Meddle,and Echoes,dominating the entire of side 2 was seldom off the turntable for my friends and I following its release. To be blunt & honest, playing Echoes whilst ‘coming-up’, within flight duration or,in a very mandatory way, gently coming down from high quality LSD, feathered by the finest hash, when such were available, would be, I feel sure, a very commonplacething for many. It is the most beautiful & absorbing piece of music sans chemicals, but in those short handful of years, ones I would not exchange for anything, Echoes would always surprise, never more so than with hallucinogenics…little changes previous unheard…it would dance between darkness & light, through otherworldly tones, occasional menace & fear, as it’s tempo whipped and changed, climaxing with the most moving crescendo of Gilmore’s guitar work, before gently cradling us in peace & lovely tranquillity.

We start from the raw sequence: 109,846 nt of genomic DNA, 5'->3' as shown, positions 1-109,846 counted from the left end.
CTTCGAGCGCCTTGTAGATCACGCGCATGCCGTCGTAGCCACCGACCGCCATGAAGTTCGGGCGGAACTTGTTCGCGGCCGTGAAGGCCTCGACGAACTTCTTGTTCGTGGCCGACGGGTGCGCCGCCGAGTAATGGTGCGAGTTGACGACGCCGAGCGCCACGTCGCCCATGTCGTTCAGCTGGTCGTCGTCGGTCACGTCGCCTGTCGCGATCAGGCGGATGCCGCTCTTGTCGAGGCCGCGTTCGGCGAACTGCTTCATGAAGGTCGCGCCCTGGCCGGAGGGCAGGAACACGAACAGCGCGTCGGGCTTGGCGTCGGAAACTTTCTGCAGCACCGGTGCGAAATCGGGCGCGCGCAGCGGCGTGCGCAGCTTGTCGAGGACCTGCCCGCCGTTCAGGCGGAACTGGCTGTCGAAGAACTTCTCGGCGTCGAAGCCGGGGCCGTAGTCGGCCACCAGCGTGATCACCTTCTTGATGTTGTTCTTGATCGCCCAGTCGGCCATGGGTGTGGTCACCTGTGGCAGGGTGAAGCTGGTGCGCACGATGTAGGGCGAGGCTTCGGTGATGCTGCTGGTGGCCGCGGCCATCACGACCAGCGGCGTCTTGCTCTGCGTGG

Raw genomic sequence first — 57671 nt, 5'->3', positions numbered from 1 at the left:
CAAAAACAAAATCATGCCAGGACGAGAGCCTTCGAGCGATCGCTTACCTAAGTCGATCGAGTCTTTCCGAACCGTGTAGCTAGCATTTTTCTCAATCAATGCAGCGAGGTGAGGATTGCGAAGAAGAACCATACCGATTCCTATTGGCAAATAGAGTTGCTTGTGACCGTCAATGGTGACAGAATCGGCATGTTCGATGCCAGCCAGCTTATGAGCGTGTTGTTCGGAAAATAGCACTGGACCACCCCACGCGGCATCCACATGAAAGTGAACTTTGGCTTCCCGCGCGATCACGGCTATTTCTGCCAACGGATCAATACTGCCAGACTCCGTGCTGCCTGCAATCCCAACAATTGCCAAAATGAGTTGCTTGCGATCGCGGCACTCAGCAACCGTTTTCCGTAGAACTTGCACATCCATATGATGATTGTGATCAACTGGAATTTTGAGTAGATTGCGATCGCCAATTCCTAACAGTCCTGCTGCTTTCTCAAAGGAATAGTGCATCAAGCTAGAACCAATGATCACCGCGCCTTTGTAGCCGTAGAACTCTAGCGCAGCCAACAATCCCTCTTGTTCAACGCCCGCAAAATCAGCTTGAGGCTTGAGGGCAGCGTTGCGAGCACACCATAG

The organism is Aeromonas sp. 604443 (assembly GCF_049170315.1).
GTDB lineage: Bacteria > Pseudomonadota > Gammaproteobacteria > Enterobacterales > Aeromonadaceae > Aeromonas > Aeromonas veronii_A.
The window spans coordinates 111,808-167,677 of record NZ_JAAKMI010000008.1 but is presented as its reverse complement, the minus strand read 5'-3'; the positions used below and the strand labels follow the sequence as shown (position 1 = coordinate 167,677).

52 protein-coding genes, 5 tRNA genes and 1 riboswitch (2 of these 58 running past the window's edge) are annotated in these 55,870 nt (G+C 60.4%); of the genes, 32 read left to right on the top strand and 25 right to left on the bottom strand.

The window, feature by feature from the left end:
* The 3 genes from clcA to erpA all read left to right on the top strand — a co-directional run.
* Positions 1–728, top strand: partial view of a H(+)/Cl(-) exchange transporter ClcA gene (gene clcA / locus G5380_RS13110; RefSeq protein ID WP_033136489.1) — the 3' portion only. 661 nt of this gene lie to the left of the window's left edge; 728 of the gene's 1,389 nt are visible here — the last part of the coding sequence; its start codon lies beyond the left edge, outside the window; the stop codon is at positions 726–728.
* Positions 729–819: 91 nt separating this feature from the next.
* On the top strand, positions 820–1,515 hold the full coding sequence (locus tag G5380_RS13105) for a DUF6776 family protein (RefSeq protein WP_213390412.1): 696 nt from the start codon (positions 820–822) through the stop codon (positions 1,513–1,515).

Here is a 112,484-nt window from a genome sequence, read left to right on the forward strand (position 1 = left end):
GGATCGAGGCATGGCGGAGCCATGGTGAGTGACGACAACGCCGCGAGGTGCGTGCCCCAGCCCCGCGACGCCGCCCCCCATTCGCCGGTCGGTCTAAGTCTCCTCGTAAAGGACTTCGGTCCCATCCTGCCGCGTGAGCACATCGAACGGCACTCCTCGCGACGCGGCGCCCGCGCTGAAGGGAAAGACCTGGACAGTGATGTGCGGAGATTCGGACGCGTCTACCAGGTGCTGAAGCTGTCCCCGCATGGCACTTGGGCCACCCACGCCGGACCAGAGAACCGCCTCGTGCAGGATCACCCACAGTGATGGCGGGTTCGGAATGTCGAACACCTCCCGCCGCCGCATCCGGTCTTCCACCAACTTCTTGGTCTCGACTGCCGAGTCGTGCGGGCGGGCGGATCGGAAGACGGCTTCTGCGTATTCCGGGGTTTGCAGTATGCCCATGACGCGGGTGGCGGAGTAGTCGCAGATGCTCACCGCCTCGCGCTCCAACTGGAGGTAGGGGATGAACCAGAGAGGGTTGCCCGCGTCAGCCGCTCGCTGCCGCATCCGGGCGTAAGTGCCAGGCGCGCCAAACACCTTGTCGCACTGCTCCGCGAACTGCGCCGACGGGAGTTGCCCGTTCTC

It is a pivotal work of immense beauty.
    My friends & I would often marvel at how very skilled the band were, to trigger & explode so many deep emotions….how it was crafted, very obviously & specifically engineered to enhance the already massively powerful effects of the acid & super-strong hash…..few albums can match or come close to Meddle and, specifically Echoes.
    Of course, we were wrong, precious few drugs were ever taken by the band, save the excesses of poor, and once great Syd Barrett. Many people, I know, felt the very same thing about DSOTM, and justifiably so, of course, but no, it wasn’t quite that way…just a further masterpiece, another in which our minds could bathe, and marvel upon time and again.